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Hollywood accused of gender bias in hiring women directors

The ACLU of Southern California and the national ACLU Women's Rights Project said Tuesday they are asking federal and California civil rights agencies to investigate what they call "the systemic failure" to hire women directors in the film and television industry.

The organizations have compiled statistical evidence of what they term "dramatic disparities" in the hiring of women. These findings are bolstered by anecdotal accounts gathered from 50 women directors.

Fewer women are working as directors today than two decades ago, according to the organizations. They estimate that, in 2014, women represented only 7 percent of directors on the 250 top-grossing films. That is 2 percentage points lower than in 1998.

Ariela Migdal of the ACLU Women's Rights Project said, "Women directors simply aren't getting a fair opportunity to succeed."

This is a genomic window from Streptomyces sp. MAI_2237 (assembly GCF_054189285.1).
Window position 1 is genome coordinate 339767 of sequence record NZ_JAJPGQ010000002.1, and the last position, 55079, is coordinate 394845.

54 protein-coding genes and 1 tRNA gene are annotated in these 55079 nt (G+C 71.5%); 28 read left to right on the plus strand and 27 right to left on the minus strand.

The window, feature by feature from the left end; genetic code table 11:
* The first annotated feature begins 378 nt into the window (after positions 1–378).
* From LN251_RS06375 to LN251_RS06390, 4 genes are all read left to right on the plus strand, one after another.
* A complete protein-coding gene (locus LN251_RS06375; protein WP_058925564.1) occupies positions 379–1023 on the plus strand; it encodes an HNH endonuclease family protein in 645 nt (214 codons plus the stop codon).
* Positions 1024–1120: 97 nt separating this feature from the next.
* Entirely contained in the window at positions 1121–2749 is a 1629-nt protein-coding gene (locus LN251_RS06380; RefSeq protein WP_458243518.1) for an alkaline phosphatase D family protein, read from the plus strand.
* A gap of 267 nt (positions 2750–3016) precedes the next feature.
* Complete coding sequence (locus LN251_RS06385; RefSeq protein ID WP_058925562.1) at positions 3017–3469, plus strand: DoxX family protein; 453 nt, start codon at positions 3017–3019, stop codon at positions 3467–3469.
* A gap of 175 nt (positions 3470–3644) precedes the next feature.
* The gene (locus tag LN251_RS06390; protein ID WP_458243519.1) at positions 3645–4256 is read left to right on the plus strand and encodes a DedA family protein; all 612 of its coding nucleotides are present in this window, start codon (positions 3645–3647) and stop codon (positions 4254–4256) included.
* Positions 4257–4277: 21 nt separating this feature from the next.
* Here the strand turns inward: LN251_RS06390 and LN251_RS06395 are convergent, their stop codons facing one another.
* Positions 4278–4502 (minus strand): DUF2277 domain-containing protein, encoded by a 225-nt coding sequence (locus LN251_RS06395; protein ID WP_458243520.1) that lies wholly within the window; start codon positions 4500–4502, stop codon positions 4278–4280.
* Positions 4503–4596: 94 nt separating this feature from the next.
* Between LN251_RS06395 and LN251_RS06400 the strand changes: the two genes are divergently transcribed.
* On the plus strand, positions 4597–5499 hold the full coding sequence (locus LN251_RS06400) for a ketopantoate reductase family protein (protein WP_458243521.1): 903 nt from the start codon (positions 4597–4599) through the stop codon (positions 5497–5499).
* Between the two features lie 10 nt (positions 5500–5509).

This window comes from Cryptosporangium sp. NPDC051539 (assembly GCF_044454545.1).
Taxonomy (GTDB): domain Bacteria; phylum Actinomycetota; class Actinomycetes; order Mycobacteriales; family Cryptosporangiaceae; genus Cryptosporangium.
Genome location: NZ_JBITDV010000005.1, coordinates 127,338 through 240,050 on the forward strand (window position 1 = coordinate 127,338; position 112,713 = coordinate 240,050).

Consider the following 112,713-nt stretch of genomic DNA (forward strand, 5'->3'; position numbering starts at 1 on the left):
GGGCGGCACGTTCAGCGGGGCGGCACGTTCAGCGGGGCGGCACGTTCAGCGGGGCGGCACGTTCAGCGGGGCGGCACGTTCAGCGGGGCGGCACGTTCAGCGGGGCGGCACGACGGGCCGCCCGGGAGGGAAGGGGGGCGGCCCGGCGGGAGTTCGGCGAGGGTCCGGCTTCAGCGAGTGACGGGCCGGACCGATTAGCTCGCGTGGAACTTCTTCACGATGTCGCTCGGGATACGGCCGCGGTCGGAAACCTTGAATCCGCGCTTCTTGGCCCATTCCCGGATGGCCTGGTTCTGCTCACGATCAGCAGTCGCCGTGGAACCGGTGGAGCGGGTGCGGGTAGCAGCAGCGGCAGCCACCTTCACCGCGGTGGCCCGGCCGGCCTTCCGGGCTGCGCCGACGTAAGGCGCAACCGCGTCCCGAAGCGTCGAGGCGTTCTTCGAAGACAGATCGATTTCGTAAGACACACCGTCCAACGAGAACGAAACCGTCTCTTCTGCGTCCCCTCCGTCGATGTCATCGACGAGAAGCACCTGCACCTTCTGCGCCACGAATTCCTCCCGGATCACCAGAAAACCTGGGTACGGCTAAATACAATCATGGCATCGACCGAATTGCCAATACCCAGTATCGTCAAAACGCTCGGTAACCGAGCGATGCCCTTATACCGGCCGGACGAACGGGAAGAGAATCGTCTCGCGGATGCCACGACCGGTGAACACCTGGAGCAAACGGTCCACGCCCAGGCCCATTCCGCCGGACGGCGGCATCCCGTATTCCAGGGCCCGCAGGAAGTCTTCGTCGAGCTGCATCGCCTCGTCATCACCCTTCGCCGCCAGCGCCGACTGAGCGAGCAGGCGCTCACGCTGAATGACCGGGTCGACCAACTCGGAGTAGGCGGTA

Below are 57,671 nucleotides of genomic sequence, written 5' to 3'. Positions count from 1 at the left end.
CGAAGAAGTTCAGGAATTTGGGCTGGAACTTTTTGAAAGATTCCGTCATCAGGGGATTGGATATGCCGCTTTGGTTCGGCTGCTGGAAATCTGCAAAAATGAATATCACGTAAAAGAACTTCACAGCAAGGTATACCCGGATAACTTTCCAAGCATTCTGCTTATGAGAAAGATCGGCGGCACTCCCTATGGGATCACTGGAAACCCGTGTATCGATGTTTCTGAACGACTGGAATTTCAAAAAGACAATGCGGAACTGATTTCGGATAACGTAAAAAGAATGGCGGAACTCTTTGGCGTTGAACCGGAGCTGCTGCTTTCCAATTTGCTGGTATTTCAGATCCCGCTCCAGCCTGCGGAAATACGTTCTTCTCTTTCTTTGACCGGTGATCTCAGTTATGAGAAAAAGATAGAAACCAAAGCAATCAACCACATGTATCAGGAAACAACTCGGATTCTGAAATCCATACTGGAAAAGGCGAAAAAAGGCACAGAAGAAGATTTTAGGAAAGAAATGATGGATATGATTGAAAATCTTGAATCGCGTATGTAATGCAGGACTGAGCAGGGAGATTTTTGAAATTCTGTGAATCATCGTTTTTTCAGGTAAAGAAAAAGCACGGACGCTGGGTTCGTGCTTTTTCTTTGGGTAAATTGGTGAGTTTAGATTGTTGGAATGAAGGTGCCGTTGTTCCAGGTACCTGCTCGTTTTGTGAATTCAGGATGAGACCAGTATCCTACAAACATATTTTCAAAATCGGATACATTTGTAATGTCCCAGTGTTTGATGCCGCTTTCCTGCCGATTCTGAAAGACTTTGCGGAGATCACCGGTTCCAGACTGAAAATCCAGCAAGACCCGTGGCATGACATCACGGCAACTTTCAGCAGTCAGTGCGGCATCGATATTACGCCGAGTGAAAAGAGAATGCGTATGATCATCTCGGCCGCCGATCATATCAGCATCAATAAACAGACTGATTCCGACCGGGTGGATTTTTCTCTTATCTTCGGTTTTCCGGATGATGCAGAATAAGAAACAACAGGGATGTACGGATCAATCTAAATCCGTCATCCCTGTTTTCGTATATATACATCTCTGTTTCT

Recent research by the University of Southern California's Media, Diversity & Social Change Initiative found a general perception in Hollywood that stories by or about women are more niche than mainstream, and therefore less profitable. A recent study by USC and the advocacy group Women in Film shows women have represented fewer than 5 percent of directors of top films during the past two decades.

It was only just five years ago that we saw the first woman director win an Academy Award -- when Kathryn Bigelow took home the best-director Oscar for "The Hurt Locker."

Earlier this year, "Selma" filmmaker Ava DuVernay became the first black female director to ever receive a nomination in the best-director category at the Golden Globes. She didn't, however, receive a director Oscar nod, which sparked some criticism.

"Blatant and extreme gender inequality in this large and important industry is shameful and unacceptable," said Melissa Goodman, director of the ACLU SoCal's LGBTQ, Gender & Reproductive Justice Project.

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